You told them what?!
A teenager I know recently approached me excitedly. He told me all about the online contest he had won. Among hundreds of thousands of others, he was selected to receive $1,000, and various perks, including free dvd rentals. Naturally suspicious, I asked him when and how he entered this contest. "That was the best part-- I didn't even have to enter!" he boasted.
Oh boy. Major red flag. I quickly told him not to supply any personal information, particularly social security or credit card numbers. "If you truly won something, it will be sent to you with no strings attached. Remember, if it sounds too good to be true, it probably is."
The next day the boy regretfully admitted that he had been scammed. In fact, to my amazement, he had even given out a credit card number, reasoning that dvd accounts often ask to have one on file. Fortunately, he was able to cancel the card and prevent real trouble. What baffled me most was that this particular teen is very intelligent and analytical. How could he fall for such obvious fraud?
Teens naturally have a few strikes against them, making them perfect cyberscam victims. First and foremost, they have not lived long enough or made enough mistakes to be cautious or suspicious. Add to that the biological fact that their brains are not yet fully developed [no jokes, please!]. Inconveniently, they are lacking the means to fully comprehend the decision/consequence connection. This accounts for a false sense of invincibility, especially in familiar settings like the online community. Teens also wage a daily battle to be accepted and to feel special. What makes a person feel more important that being singled out as a winner?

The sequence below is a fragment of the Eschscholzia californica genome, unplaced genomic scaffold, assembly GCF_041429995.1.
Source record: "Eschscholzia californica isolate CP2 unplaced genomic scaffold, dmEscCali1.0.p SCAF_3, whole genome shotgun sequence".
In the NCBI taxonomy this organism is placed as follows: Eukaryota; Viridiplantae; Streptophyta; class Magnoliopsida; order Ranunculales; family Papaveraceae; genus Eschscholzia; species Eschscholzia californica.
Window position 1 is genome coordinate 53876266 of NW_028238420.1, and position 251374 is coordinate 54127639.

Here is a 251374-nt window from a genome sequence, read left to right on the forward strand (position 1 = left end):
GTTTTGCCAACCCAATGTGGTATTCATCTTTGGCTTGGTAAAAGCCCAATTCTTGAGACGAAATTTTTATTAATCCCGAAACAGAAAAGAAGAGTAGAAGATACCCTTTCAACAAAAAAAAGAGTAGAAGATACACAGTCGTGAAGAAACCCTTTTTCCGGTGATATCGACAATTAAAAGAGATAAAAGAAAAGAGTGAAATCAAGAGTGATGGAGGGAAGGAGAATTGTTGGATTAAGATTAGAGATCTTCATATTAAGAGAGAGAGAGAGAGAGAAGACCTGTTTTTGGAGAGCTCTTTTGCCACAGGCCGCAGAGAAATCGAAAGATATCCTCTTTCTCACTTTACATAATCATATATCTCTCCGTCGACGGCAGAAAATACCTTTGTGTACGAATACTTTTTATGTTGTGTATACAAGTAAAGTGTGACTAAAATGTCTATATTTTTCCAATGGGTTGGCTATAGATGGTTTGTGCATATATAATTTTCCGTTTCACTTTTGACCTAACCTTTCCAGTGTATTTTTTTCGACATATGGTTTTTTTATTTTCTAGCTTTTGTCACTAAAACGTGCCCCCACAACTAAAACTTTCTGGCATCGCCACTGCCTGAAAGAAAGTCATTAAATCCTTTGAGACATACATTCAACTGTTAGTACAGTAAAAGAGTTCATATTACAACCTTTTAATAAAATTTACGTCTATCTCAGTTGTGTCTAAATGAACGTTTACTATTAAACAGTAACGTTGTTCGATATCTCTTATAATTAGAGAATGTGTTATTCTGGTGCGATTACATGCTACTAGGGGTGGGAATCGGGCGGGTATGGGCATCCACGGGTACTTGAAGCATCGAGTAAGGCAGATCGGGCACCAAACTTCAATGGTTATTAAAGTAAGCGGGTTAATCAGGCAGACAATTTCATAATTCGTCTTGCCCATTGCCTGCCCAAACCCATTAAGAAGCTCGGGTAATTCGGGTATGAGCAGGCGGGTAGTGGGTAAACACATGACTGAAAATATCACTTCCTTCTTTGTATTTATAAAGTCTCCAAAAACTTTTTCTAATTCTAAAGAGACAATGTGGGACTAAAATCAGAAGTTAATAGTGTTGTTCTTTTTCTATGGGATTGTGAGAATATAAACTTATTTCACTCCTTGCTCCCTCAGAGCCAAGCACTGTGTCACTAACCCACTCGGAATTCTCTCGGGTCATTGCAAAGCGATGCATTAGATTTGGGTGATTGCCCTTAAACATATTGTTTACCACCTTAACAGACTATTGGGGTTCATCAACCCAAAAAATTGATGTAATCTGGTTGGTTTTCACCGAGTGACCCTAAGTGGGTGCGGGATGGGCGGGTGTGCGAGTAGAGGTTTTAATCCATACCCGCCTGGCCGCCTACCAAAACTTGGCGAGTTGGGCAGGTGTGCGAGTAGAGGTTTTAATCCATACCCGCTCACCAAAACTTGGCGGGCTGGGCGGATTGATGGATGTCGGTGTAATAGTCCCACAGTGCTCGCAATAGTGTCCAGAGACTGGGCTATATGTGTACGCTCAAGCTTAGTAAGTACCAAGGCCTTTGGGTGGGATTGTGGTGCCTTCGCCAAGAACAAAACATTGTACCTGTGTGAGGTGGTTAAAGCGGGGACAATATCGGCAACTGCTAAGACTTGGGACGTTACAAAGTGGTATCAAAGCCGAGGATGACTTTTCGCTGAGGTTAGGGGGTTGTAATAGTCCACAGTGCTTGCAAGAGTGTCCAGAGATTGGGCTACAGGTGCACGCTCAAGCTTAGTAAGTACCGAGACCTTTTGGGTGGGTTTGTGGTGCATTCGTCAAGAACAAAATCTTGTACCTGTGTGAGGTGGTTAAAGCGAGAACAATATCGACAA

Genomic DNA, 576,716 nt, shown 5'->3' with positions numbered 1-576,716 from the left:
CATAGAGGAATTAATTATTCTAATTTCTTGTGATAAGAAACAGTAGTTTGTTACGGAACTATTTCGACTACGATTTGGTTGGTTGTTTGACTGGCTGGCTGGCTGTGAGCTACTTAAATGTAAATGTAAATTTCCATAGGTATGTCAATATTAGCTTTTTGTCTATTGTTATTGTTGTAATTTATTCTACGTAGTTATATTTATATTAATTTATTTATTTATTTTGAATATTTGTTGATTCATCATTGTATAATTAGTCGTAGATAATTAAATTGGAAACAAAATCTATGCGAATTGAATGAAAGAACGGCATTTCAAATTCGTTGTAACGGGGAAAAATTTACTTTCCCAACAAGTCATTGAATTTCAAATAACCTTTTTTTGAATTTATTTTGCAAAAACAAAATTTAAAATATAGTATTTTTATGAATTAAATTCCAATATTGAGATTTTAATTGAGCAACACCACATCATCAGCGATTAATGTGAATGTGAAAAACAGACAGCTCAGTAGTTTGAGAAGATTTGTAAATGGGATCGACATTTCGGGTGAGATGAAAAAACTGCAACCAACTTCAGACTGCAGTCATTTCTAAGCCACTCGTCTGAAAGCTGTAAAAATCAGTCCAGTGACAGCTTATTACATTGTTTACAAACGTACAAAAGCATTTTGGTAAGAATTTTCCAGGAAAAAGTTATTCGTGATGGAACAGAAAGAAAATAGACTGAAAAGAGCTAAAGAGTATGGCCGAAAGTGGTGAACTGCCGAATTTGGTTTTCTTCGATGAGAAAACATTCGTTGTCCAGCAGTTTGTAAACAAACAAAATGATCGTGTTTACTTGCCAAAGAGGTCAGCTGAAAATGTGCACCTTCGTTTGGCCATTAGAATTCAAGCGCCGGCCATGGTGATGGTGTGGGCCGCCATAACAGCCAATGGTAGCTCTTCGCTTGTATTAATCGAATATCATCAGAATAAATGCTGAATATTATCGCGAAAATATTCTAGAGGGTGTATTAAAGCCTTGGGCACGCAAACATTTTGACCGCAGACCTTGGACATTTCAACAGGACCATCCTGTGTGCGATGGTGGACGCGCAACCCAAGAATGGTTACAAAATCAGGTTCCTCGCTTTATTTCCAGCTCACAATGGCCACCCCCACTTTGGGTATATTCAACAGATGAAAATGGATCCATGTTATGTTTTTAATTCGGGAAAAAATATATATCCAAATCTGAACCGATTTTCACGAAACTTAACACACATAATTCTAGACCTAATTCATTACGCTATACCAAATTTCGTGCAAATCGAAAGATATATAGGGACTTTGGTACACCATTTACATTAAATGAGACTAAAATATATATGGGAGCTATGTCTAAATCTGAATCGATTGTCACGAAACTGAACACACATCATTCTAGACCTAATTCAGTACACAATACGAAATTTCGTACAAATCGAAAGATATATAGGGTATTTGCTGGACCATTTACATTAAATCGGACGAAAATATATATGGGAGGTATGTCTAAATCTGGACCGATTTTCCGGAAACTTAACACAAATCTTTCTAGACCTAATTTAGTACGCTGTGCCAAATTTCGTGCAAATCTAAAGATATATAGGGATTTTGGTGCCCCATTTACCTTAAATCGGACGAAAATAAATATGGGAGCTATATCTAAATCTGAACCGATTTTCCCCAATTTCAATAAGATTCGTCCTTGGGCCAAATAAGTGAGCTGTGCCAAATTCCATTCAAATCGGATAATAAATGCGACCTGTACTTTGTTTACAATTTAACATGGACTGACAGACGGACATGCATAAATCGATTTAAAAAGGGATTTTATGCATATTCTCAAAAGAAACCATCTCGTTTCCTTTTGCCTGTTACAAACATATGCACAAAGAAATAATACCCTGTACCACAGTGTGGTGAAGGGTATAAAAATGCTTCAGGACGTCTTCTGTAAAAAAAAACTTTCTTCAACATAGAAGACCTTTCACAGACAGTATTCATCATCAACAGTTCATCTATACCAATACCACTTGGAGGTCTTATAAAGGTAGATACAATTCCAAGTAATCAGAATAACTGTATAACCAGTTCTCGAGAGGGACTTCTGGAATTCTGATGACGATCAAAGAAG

Becoming Scam Savvy
So what are parents, teachers, and bosses of teens to do? As with other teen issues, the foundation is communication. Take time to discuss how prevalent scams are. Show them statistics if necessary. Teens can even be scammed, in some cases, by other teenagers. Decide as a team what constitutes off-limits information. Addresses, birthdays, and phone numbers should be guarded like social security numbers and credit card information. As always, keep the computer's security software updated, and take advantage of email filters.
If your teen or tween does fall for a scam, above all, do not overreact. Doing so may limit the amount of information he/she is willing to tell you. You will need to know every detail about where, when, and how the fraud took place in order to properly handle the situation. Determine the necessary steps, and involve the teen in the process of reporting and correcting the problem. As was the case with the boy I talked to, no major damage was done, but he was significantly scared into a valuable life lesson. I guarantee that he will not fall for an internet scam or casually give out personal information anytime soon!